The Makivik Corporation is the legal representative of Quebec’s Inuit people, established in 1978 under the terms of the James Bay and Northern Quebec Agreement, the agreement that established the institutions of Nunavik. Makivik promotes the preservation of Inuit culture and language, as well as the health, welfare, education, and relief of poverty for Inuit in their communities.. As such, it is the heir of the Northern Quebec Inuit Association which signed the agreement with the governments of Quebec and Canada. Its principal responsibility is the administration of Inuit lands. It also has a mandate to promote the economic and social development of Inuit society in Nunavik. The Makivik Corporation is empowered to negotiate new agreements with governments on behalf of the Quebec Inuit and to represent them. Makivik promotes the preservation of Inuit culture and language as well as the health, welfare, education and relief of poverty for Inuit in their communities.

Forthcoming volumes include Economic Development, 2 volumes, and an extensive history of Makivik Corporation and its parallel to development in Nunavik.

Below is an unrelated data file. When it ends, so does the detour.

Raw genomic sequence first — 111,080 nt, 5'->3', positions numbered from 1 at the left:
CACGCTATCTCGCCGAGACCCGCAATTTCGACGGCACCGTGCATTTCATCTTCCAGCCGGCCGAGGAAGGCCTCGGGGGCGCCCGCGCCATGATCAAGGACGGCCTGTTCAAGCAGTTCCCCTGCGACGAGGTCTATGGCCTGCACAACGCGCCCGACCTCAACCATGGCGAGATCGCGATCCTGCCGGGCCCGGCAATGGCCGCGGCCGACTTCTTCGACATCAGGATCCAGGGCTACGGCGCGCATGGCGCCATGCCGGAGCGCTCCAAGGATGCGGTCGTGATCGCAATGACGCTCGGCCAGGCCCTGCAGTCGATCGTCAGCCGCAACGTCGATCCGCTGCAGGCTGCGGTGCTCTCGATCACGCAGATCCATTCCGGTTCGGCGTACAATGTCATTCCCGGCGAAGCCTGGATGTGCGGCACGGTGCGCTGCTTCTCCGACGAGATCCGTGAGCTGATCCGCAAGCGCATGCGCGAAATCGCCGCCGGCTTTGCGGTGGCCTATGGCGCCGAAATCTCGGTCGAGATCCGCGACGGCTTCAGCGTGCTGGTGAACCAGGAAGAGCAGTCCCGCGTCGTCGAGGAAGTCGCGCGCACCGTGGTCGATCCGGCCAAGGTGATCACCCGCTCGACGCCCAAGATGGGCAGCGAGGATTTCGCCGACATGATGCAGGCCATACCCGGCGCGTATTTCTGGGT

Volume 1: Stories and Tales
Introduction by Minnie Grey

Recorded here, long before the environmental and political effects of the later parts of the twentieth century, are the recollections of the people of Nunavik in their own words.

288 pages, Cloth, $29.95

Volume 2: Way of Life
Introduction by Alec Gordon

Categories include Language & Identity, Media, Youth & Education and Tradition. Among the material collected, examinations into the evolution of the written word, introduction of television and the traditions of music, hunting and craft are addressed. A unique opportunity to hear the authentic voices of a world in change.

288 pages, Cloth, $29.95
Volume 4: Children and Youth
Introduction by Mary Aitchison

Categories include Education, Health and Well-being, Culture and Leisure, and Governance and Leadership.